OCaml first hit my radar in November 2013. I had just learnt SML, a similar but older language, in the excellent Programming Languages Coursera course. Dan Grossman is one of the best lecturers I’ve ever seen, I found his explanations hit all the right notes and made learning easy. The simplicity of the SML syntax, and the power of the language while still producing code that is readable with minimal training immediately appealed to me.
Over the last 3 years I have tried, and failed, to learn Haskell. The combination of minimalist syntax, pure functional programming style and lazy evaluation is like a 3-hit sucker punch that is very hard to grasp all at once. Having now learnt SML and OCaml, which like Haskell are based on the ML language, that has changed. I have yet to put any more effort into learning Haskell, but it is now clear to me that the syntax is only a small leap from ML and the pure functional style has similarities to SML.
I still don’t want to write production code in Haskell, but the fact that I find it less scary than I used to indicates I have made a significant jump in my knowledge and, arguably, career in the last 6 months.
Before I go any further, I need fans of dynamic typing to exit the room. My 12 years in the industry have set my camp firmly on the static typing side of the fence, and discussions about static vs dynamic will not be productive or welcome here.
So, why OCaml?
Smarter people than me have written about this, but I’ll give it a shot.
I have found OCaml to be a refreshing change of pace. Most of my favourite things are derived from the ML base language; variants, records, and pattern matching combine to create elegantly powerful code that is still easy to follow (unlike most Haskell code I’ve seen).
Ocaml takes the expression-based ML style and incorporates enough imperative features to make it comfortable for someone learning Functional Programming. Don’t know how to use recursion to solve a problem? Drop into a for loop in the middle of your expression. Need some debug output? Add it right there with a semicolon to sequence expressions.
Throw in almost perfect static type inference, a compiler that gives useful error messages and immutable-by-default variables and I just can’t get enough. I won’t sit here and list every feature of the language, but hopefully that piques your interest as much as it did mine 😉
There is always an element of “I have a hammer, everything looks like a nail” when learning a new language but the evidence that OCaml is becoming more widely accepted is not hard to find.
In the middle of February, Thomas Leonard’s OCaml: what you gain post made waves; the reddit and hackernews discussions are fascinating. A lot of people using OCaml in the industry came out of the woodwork for that one. I’m still working my way through the series of 11 posts Thomas made, dating back to June 2013, about his process of converting a large Python codebase to OCaml.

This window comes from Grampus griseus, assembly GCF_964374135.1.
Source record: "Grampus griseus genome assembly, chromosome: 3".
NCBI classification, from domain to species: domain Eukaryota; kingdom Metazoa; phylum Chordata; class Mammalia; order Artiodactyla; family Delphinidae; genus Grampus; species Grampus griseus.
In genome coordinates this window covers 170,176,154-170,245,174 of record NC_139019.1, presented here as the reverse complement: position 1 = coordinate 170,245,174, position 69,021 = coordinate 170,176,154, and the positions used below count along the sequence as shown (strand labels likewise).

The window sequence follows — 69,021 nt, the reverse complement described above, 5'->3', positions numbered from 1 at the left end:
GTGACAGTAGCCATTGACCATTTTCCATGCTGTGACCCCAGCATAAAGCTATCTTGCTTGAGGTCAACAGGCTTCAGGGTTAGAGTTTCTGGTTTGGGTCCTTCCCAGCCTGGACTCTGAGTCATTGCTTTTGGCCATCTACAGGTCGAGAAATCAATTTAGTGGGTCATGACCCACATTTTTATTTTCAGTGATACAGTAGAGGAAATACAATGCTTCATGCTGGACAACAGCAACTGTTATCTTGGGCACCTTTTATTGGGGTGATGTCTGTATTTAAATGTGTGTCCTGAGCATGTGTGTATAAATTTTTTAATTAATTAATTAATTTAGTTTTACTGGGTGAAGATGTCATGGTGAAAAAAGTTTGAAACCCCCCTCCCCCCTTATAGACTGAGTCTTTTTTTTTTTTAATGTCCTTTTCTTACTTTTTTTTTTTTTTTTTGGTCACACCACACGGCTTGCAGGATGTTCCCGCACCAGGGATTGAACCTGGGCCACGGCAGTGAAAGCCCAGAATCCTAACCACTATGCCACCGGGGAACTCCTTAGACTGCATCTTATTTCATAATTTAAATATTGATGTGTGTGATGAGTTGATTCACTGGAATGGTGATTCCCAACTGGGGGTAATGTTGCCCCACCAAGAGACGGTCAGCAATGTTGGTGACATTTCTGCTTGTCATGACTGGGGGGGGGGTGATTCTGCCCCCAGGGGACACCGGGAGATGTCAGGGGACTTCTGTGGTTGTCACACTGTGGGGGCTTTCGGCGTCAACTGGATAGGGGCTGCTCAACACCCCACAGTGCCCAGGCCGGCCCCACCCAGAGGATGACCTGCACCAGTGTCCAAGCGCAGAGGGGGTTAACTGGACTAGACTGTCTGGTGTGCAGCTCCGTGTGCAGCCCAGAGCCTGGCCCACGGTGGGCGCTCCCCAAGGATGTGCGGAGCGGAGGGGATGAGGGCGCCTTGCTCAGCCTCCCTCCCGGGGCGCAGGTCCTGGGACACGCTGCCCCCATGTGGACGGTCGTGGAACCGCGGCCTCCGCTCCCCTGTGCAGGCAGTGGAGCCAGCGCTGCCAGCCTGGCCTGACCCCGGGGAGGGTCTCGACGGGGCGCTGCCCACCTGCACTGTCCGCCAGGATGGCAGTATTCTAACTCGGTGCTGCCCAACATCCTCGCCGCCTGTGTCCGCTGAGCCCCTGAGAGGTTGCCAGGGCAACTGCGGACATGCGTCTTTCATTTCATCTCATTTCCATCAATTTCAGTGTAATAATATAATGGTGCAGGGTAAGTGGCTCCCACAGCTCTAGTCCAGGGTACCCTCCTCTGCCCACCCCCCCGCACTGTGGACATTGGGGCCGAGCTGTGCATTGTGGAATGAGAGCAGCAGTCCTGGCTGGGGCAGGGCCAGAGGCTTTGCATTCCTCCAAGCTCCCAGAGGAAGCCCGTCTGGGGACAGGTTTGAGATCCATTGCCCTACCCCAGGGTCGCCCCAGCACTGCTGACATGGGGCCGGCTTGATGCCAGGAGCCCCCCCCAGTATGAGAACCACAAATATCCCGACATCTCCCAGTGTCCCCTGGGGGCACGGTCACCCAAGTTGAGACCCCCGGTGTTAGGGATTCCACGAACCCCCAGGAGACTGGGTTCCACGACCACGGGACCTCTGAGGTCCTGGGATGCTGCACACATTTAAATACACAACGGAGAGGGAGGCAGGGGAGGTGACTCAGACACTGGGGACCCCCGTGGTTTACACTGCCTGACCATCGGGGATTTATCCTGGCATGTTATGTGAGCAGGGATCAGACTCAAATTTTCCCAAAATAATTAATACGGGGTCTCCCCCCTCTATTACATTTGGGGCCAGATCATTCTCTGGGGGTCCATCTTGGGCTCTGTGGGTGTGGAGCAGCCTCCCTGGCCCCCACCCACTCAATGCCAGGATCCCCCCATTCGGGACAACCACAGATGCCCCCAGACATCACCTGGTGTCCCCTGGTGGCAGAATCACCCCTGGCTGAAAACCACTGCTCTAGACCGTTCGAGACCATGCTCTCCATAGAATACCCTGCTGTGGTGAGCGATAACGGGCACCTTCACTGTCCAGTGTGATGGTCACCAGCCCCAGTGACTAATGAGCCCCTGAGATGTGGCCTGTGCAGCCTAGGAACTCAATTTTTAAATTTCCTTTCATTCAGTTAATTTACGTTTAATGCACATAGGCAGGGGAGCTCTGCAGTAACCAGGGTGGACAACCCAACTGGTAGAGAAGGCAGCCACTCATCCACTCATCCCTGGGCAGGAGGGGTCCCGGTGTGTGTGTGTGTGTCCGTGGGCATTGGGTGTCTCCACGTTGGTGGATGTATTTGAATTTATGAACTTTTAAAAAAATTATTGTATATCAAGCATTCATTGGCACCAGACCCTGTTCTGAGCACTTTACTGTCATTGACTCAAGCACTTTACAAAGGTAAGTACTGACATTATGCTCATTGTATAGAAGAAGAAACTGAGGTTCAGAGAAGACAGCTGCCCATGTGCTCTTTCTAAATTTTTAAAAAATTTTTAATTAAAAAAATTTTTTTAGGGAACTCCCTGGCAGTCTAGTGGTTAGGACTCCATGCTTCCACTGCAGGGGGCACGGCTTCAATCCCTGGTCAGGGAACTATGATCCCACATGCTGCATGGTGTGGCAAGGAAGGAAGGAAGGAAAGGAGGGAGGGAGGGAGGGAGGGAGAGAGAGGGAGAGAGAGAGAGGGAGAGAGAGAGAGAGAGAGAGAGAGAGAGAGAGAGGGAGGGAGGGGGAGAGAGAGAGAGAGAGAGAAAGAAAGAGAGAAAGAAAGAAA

Facebook have a fairly extensive OCaml codebase (more details below).
No list of OCaml developers would be complete without mentioning the immense amount of code at Jane Street.
The elephant in the room
The first question I usually get when I tell a Functional Programming guru that I’m learning OCaml is “Why not Haskell?”. It’s a fair enough question. Haskell can do a ton more than OCaml can, and there are only one or two things OCaml can do that Haskell can’t (I don’t know the details exactly, I would think it was zero). I see a lot of references to OCaml being a gateway drug for Haskell.
In fact, some study has revealed OCaml may be the most mature AltJS compiler of all by virtue of support for existing OCaml libraries.
Late last year I started hearing about OCaml at Facebook. Their pfff tool, which is a serious OCaml codebase all by itself, is already open source – but there was talk of an even larger project using js_of_ocaml (the link seems to be offline, try the video). That presentation by Julien Verlaguet is almost identical to the one he gave at YOW! 2013 and it really grabbed my attention. (Hopefully the YOW! video is online soon, as it’ll be better quality).
Maturity of tools and js_of_ocaml
The more I dive into OCaml, and specifically js_of_ocaml, the more it amazes me how the maturity of the tools and information reached suitability for production use just as I need them.
The package manager OPAM is now a little over 12 months old and every library I’ve looked at is available on it. Wide community acceptance of a good package manager is a huge plus.
The Real World OCaml book was released in November and is an excellent read. The book is so close to the cutting edge they had features added to September’s 4.01.0 compiler release for them 🙂
Ocsigen are investing heavily in js_of_ocaml (among other things) with the next release including an improved optimiser (I can attest to the fact that it’s awesome) and support for FRP through the React library.
There’s been a lot of talk about the iWatch, but I’ve never been convinced that a simple watch would be different enough for Apple to produce one. It would need to do more than the usual bluetooth features everyone is expecting.
Then an idea hit me on the way home today.
How could Apple make a watch that isn’t just a watch? How about if it’s also the control system for the TV that Steve Jobs claimed to have finally figured out before he died?
It could be a touch screen watch that replaces the tiny iPods. The iOS 7 icons do look good on a small device. But let’s really go out on a limb.